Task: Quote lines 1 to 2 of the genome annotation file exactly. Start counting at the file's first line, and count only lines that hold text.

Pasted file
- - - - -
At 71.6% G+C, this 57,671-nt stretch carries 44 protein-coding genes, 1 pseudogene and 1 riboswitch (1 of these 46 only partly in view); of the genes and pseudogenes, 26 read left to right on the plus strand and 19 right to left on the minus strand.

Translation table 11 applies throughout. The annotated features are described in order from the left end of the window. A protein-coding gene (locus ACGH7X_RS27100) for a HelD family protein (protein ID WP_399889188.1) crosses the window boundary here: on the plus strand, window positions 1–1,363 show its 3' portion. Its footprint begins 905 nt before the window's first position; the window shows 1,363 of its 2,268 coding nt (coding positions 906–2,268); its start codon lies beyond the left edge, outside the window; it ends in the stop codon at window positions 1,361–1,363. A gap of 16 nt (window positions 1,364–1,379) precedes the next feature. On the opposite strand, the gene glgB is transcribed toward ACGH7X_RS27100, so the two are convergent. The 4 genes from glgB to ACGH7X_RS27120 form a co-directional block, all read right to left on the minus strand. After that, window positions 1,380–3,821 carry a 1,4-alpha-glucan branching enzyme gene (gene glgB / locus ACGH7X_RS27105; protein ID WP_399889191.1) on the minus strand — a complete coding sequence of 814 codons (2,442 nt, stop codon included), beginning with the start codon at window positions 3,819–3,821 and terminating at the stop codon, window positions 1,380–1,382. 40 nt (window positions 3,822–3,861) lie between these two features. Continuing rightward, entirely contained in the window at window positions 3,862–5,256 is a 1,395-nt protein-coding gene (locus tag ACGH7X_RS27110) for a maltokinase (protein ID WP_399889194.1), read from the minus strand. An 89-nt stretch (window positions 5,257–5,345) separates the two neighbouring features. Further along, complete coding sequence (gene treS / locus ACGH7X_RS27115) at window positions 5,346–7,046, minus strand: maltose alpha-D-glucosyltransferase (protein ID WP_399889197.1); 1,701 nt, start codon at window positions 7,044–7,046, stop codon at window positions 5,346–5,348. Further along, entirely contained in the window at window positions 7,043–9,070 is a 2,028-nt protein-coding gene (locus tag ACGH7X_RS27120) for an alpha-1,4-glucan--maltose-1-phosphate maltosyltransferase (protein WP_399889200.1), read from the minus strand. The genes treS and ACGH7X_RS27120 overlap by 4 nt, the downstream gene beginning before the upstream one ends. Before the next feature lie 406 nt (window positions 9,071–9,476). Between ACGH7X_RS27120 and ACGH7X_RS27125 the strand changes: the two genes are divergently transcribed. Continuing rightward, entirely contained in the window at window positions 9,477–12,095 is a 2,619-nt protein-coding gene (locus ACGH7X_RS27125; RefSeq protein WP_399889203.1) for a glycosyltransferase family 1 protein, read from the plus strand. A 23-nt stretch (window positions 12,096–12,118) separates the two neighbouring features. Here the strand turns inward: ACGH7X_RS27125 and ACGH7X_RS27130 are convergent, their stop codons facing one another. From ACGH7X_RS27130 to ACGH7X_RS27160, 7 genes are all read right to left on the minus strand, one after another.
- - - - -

At 71.6% G+C, this 57,671-nt stretch carries 44 protein-coding genes, 1 pseudogene and 1 riboswitch (1 of these 46 only partly in view); of the genes and pseudogenes, 26 read left to right on the plus strand and 19 right to left on the minus strand.

Translation table 11 applies throughout. The annotated features are described in order from the left end of the window. A protein-coding gene (locus ACGH7X_RS27100) for a HelD family protein (protein ID WP_399889188.1) crosses the window boundary here: on the plus strand, window positions 1–1,363 show its 3' portion. Its footprint begins 905 nt before the window's first position; the window shows 1,363 of its 2,268 coding nt (coding positions 906–2,268); its start codon lies beyond the left edge, outside the window; it ends in the stop codon at window positions 1,361–1,363. A gap of 16 nt (window positions 1,364–1,379) precedes the next feature. On the opposite strand, the gene glgB is transcribed toward ACGH7X_RS27100, so the two are convergent. The 4 genes from glgB to ACGH7X_RS27120 form a co-directional block, all read right to left on the minus strand. After that, window positions 1,380–3,821 carry a 1,4-alpha-glucan branching enzyme gene (gene glgB / locus ACGH7X_RS27105; protein ID WP_399889191.1) on the minus strand — a complete coding sequence of 814 codons (2,442 nt, stop codon included), beginning with the start codon at window positions 3,819–3,821 and terminating at the stop codon, window positions 1,380–1,382. 40 nt (window positions 3,822–3,861) lie between these two features. Continuing rightward, entirely contained in the window at window positions 3,862–5,256 is a 1,395-nt protein-coding gene (locus tag ACGH7X_RS27110) for a maltokinase (protein ID WP_399889194.1), read from the minus strand. An 89-nt stretch (window positions 5,257–5,345) separates the two neighbouring features. Further along, complete coding sequence (gene treS / locus ACGH7X_RS27115) at window positions 5,346–7,046, minus strand: maltose alpha-D-glucosyltransferase (protein ID WP_399889197.1); 1,701 nt, start codon at window positions 7,044–7,046, stop codon at window positions 5,346–5,348. Further along, entirely contained in the window at window positions 7,043–9,070 is a 2,028-nt protein-coding gene (locus tag ACGH7X_RS27120) for an alpha-1,4-glucan--maltose-1-phosphate maltosyltransferase (protein WP_399889200.1), read from the minus strand. The genes treS and ACGH7X_RS27120 overlap by 4 nt, the downstream gene beginning before the upstream one ends. Before the next feature lie 406 nt (window positions 9,071–9,476). Between ACGH7X_RS27120 and ACGH7X_RS27125 the strand changes: the two genes are divergently transcribed. Continuing rightward, entirely contained in the window at window positions 9,477–12,095 is a 2,619-nt protein-coding gene (locus ACGH7X_RS27125; RefSeq protein WP_399889203.1) for a glycosyltransferase family 1 protein, read from the plus strand. A 23-nt stretch (window positions 12,096–12,118) separates the two neighbouring features. Here the strand turns inward: ACGH7X_RS27125 and ACGH7X_RS27130 are convergent, their stop codons facing one another. From ACGH7X_RS27130 to ACGH7X_RS27160, 7 genes are all read right to left on the minus strand, one after another.